‘Zero K’ by Don DeLillo (2016) – 274 pages
It is not that I lack appreciation for Don DeLillo’s previous work. I consider his three novels ‘White Noise’, ‘Libra’, and ‘Mao II’ among the finest totally captivating modern fiction I have read. Somehow I still haven’t gotten to ‘Underworld’ which is supposed to be his ultimate masterpiece.
“In ‘Mao II’, DeLillo said, “Stories have no point if they don’t absorb our terror”. DeLillo has confronted the all-encompassing horrors and frights of our modern world for his entire career from Hitler studies (‘White Noise’) to the Kennedy assassination (‘Libra’) to global terrorism (‘Mao II’).
However his new cryonics novel ‘Zero K’ did not work for me. Sorry.
I fully expect that many of the robber barons of the 21st century, after gloriously partaking in all the good and great things in this short life, now are doing all imaginable to extend that life beyond its mortal limits. If that means having their bodies frozen in a cryonic chamber until a cure for death can be found, so be it.
“Life everlasting belongs to those of breathtaking wealth.”
First, here are some facts about the reality of cryonics. Way back in 1967, James Bedford was the first person put in successful cryonic suspension by the actual non-profit Alcor Foundation of Scottsdale, Arizona which is the largest cryonics organization in the world. He is still waiting to be thawed. Perhaps the most famous person to be suspended there is baseball Hall-of-Famer Ted Williams. The Alcor Corporation currently holds 52 whole bodies and 94 human brains in suspension.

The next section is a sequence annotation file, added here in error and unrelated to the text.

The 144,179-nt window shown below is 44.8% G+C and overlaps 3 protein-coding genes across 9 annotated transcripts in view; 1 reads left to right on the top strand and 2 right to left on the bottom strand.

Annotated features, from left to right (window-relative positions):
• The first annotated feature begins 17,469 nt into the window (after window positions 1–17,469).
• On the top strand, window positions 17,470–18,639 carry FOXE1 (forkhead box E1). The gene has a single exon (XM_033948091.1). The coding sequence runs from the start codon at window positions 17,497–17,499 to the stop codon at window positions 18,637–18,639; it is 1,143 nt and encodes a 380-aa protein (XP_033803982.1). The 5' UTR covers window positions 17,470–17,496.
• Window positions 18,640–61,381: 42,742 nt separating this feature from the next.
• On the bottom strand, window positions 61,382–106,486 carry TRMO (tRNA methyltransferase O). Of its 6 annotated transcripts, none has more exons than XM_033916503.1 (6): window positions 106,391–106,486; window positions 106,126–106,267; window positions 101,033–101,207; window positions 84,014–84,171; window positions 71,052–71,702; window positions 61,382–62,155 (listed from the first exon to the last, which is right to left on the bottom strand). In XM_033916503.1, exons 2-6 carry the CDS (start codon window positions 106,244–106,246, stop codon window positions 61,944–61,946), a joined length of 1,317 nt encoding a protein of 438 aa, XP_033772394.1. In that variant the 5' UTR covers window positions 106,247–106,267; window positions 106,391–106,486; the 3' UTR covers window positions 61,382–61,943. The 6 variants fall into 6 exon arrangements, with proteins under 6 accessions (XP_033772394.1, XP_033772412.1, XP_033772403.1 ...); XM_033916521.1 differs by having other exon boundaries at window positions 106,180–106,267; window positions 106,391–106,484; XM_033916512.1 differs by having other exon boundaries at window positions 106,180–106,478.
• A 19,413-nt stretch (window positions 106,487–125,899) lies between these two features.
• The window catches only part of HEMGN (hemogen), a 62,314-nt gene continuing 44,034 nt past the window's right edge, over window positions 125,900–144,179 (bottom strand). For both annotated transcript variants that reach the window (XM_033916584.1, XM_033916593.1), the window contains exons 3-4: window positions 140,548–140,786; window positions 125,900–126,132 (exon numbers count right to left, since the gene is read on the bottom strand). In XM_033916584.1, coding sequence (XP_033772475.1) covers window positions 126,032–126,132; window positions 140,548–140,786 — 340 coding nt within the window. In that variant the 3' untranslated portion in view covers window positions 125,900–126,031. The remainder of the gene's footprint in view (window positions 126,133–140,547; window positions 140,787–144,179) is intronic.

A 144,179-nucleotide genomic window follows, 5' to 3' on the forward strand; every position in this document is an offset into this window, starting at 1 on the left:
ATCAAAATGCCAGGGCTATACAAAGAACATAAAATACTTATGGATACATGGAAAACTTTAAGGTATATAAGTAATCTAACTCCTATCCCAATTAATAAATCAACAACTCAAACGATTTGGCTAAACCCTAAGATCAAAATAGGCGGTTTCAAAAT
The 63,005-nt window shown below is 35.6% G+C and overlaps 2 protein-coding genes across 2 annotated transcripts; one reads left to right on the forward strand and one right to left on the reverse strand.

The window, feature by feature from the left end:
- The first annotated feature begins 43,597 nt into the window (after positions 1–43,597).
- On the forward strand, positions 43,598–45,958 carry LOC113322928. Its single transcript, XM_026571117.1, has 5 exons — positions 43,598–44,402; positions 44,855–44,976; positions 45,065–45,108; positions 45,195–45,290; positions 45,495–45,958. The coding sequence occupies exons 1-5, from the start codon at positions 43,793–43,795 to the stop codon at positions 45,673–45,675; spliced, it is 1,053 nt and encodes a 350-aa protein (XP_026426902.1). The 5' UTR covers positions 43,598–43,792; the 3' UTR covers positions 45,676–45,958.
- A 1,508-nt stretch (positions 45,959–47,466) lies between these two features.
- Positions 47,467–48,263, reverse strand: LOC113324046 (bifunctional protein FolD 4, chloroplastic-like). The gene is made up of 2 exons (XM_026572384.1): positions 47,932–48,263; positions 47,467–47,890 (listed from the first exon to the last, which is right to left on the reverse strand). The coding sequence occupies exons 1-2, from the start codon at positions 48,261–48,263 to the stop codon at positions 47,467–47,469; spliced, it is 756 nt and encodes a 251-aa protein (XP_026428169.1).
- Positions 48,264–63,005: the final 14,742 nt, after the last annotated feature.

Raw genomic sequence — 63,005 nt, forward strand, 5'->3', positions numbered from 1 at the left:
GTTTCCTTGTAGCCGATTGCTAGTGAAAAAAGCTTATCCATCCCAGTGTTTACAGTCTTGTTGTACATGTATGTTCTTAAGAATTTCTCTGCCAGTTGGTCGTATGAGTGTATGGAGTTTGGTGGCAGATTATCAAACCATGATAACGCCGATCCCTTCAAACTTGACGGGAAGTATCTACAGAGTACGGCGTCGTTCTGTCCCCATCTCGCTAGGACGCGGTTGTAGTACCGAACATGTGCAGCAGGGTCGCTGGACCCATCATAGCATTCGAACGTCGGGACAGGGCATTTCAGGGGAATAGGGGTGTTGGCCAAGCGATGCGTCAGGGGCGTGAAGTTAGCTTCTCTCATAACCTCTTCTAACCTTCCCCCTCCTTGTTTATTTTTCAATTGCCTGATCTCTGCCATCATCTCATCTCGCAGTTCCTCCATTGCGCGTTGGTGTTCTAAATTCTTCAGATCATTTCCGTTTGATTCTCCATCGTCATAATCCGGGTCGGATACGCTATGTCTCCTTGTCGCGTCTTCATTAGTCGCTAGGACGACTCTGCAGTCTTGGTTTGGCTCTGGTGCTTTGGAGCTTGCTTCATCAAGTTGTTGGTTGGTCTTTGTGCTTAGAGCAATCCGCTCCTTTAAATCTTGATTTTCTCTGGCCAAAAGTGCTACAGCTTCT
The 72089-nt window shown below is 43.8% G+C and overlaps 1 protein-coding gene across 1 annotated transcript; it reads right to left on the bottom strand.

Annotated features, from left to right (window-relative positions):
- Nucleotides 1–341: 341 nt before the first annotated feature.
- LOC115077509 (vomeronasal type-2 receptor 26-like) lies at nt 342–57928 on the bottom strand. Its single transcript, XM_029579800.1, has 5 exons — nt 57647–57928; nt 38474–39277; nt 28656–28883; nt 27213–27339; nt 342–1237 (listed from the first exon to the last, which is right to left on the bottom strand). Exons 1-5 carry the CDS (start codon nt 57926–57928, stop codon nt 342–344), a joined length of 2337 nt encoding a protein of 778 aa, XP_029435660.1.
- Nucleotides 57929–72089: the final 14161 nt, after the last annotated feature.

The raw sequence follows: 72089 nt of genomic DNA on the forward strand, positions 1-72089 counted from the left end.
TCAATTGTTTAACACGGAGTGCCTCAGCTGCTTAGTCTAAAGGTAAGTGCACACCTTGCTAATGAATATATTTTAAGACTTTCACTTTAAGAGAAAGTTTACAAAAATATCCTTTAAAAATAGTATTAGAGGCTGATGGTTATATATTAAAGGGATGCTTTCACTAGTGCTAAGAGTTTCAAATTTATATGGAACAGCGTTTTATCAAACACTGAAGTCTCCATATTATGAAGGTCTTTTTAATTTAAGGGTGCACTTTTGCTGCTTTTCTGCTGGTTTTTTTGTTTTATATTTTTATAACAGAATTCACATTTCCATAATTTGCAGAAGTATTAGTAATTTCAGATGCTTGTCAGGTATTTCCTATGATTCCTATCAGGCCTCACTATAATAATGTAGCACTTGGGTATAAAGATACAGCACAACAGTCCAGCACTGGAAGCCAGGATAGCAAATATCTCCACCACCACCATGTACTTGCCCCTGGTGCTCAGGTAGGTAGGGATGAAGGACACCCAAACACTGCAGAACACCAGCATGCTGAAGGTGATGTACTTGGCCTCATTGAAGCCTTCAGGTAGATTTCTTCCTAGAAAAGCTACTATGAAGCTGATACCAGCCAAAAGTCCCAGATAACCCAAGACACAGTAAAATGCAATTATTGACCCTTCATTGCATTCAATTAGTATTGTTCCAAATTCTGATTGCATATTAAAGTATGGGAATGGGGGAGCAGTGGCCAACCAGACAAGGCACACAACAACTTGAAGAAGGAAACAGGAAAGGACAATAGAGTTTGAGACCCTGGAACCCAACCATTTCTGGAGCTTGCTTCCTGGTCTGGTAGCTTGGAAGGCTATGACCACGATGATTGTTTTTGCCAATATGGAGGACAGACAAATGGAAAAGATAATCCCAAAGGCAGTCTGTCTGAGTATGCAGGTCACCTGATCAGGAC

So the idea of cryonics has been around for at least 50 years. DeLillo personalizes his cryonics story by putting his fully developed fictional characters in this situation.
DeLillo’s novel ‘Zero K’ mainly takes place in far-off Kyrgyzstan where an operation called Convergence has built a cryonics compound. Wealthy businessman Ross Lockhart has brought his ailing wife here to be frozen. Ross’s son Jeffrey accompanies them, and he tells the story.
“At some point in the future, death will become unacceptable even as the life of the planet becomes more fragile.”
Much of the dialogue in ‘Zero K’ consists of such pronouncements, and many of the scenes are apocalyptic visions rather than actual events. All of these disembodied voices and images make the novel seem distant and cold, and I never did warm up to these characters.
The major part of the novel which takes place at the compound in Kyrgyzstan is at least susceptible to human understanding, stark and cold but still comprehensible. However I found the later scenes that take place in New York to be a pointless portentous muddle.
By all means read Don DeLillo, because he is for sure one of the modern great fiction writers, but once again perhaps you might skip ‘Zero K’.